The ethnographic challenge

Of his paintings, Picasso famously said: ‘the artist must know the manner whereby to convince others of the truthfulness of his lies’ (1923:7). This is what I am seeking to do with the stories in this section, to use literary techniques and the sources of research data to create the truths of professional and personal lives. Thus the purpose of the book is identical with the central backbone of any art/istic endeavor, which is to tell the truth as one sees it. (p17 of Clough, P. (2002 ). Narratives and Fictions in Educational Research Buckingham, Philadelphia, Open University Press.

I’ve been reading more of Peter Clough’s book, which is centred around five fictional short stories, each set in a school and each deeply unsettling (to me, at least).

Here, for example, is how the story ‘Rob’ begins:

When Rob Joynson was 43 he came into school on a Tuesday morning much as usual; and passing at 10.40 by a maths class taken by Michelle G. – a probationer of 23 – and hearing terrible noise; and seeing through the window a boy at the back fetch a fat gob on Michelle’s back as she walked down the aisle smiling, smiling too, too nervously, her hands doing ‘Down, please: down, down’ at the noise; seeing this marbled yellow gob on Michelle’s ordinary blouse on her decent body, Rob Joynson rushed into the room and to the back and took the boy – Mark something – by the ears, both ears, and pulled him up out of – through almost – his desk and repeatedly smashed his head against a chart of tessellations on the wall. And Michelle pulled at him from behind and screamed, and he twisted the boy down by his ears and pushed at him with his foot, kicking until he was quite under the desk. Then Rob started to cry and there was a terrible silence … (37)

They are complex stories, and full of tensions and ethical challenges. There are no simple truths about either the issues or the characters.* These are ‘ethnographic operas’ that I imagine Deborah Britzman applauding, where characters negotiate (always problematically, often unconsciously and inarticulately) competing worlds.

To speak and act as if there is one monolithic culture of teachers, students, or schools is to take up a discourse that is at once authoritative and impossible. Within any given culture, there exists a multiplicity of realities – both given and possible – that form competing ideologies, discourses, and the discursive practices that are made available because of them. It is within our subjectivities that we can make sense of these competing conditions even as these competing conditions ‘condition’ our subjectivity in contradictory ways. (Britzman 2003, 71)

Peter Clough’s stories are clearly evidence-based. In his book, he is explicit about where the evidence came from, and how he used the evidence to create these fictional short stories. But the evidence isn’t drawn upon to prove anything. He argues that narratives and fictions seek to evoke rather than to explain (73) and need to be judged according to their verisimilitude rather than their verifiability (15).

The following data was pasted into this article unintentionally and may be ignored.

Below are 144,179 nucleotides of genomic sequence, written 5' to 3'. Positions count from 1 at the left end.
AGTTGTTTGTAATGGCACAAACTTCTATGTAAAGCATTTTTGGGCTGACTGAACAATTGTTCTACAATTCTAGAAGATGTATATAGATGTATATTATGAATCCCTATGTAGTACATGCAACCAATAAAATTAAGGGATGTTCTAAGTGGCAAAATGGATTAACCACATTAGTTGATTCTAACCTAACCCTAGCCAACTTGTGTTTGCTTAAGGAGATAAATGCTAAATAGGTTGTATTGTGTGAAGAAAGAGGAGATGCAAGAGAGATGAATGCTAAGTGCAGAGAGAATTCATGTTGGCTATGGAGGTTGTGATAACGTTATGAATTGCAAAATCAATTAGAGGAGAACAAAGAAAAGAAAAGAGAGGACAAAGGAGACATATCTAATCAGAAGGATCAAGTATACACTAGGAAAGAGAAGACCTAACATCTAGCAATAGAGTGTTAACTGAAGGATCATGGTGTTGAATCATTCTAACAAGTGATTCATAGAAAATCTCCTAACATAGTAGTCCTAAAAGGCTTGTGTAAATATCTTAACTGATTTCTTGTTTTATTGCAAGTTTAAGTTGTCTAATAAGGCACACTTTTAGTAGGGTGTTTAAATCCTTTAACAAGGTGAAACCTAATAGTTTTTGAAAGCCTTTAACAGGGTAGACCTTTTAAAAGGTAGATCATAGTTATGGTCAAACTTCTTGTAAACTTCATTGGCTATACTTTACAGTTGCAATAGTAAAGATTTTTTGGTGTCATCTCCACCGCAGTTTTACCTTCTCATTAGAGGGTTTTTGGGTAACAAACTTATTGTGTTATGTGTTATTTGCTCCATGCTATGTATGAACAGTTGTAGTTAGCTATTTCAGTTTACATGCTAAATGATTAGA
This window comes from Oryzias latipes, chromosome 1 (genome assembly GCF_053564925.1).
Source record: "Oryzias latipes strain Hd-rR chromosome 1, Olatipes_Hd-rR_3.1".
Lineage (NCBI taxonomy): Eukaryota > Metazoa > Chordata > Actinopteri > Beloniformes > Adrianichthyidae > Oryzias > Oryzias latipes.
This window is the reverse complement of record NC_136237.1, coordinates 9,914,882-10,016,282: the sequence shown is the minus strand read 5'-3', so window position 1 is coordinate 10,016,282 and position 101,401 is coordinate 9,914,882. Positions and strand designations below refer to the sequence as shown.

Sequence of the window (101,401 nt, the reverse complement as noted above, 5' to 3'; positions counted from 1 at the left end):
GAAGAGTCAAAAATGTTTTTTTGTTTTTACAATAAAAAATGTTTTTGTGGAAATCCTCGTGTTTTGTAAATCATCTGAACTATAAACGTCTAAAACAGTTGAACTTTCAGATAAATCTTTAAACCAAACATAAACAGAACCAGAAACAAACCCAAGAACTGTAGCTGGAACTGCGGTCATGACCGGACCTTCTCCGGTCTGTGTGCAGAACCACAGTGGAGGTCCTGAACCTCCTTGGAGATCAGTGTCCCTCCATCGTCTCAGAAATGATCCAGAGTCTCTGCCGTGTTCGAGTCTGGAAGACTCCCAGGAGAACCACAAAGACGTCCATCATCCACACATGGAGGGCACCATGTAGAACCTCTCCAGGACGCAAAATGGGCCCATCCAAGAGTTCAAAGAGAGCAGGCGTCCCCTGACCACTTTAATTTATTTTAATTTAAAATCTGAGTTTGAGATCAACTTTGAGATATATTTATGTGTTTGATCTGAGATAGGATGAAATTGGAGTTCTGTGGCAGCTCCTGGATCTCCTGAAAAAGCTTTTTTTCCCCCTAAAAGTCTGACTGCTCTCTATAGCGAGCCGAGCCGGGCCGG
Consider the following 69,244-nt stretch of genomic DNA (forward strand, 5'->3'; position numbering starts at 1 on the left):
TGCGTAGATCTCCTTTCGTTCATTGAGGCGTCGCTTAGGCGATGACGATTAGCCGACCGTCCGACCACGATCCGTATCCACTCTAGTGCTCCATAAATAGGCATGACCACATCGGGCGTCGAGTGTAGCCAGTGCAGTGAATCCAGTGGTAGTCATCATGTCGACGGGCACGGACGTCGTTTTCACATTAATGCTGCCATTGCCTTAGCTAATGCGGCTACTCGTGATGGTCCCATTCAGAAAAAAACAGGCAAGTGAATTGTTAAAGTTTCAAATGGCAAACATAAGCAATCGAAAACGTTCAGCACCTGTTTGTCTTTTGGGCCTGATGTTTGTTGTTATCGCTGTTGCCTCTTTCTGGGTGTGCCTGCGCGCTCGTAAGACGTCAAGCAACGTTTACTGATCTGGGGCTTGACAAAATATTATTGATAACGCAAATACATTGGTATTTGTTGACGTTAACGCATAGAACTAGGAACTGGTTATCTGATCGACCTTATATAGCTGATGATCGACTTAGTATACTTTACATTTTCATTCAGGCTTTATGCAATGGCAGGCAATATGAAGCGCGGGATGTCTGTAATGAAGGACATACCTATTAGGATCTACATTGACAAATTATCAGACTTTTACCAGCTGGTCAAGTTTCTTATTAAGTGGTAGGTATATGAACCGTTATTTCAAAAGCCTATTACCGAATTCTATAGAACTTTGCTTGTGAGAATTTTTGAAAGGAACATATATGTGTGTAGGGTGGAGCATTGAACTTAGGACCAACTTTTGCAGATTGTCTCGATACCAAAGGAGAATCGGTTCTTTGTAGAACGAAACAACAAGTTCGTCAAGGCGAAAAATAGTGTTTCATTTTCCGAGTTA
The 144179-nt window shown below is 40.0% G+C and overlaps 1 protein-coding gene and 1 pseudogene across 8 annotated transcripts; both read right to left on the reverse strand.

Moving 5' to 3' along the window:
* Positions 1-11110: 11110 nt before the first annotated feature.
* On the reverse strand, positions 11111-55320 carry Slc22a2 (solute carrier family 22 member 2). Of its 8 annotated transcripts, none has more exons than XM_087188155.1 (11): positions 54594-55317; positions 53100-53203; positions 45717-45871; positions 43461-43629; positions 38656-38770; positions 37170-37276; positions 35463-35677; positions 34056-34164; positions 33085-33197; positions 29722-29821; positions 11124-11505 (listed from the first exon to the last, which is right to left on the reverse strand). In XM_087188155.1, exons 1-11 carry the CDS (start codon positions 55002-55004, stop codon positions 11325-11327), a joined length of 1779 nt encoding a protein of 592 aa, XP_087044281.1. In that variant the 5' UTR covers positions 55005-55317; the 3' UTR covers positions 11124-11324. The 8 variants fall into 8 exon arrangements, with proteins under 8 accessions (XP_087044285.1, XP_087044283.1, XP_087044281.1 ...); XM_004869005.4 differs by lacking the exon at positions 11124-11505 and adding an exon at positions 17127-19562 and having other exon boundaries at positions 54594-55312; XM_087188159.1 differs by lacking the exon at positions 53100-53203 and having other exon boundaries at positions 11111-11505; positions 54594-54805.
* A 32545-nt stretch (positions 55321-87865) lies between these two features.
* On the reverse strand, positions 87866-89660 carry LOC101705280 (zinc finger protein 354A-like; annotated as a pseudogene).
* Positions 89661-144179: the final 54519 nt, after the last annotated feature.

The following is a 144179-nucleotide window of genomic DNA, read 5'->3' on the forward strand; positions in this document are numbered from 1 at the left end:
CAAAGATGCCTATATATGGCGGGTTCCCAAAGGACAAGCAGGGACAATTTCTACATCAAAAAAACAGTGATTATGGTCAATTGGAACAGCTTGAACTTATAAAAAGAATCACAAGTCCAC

When I reflect on the impact his stories have on me as a reader, I can see how this kind of educational writing achieves something that more conventional research or scholarship cannot do. It takes me behind the scenes, into the lived lives of people involved in educational settings. It troubles any superficial notion I might have that solutions to difficult policy issues is simple, because lives are at stake, and lives are complex. Conflict in real life is not only between generations, classes, ethnic groups or economic interests; conflicts in real life are also internal to individuals. Outcomes (tragic or otherwise, though all of Clough’s stories have tragic outcomes) are not just the result of one group having more power than another, but of one set of an individual’s inclinations proving too strong for another set.  The ethnographic opera is played out on many different levels, within and between characters, within and between groups.

Translating life’s realities as lived by men and women into story, and doing it in such a way as still to be believed, is the  ethnographic challenge. (64)

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Clough quotes Stronach & MacLure 1998:57 as follows: “One goal [of educational research] must be to produce accounts which deny the reader [the] comfort of a shared ground with the author, foreground ambivalence and undermine the authority fo their own assertions.”

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Britzman, D. (2003). Practice Makes Practice: A critical study of learning to teach, revised edition. Albany, State University of New York Press.

Clough, P. (2002 ). Narratives and Fictions in Educational Research Buckingham, Philadelphia, Open University Press.

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  1. Pingback: The ethnographic challenge | Birds fly, fish swim

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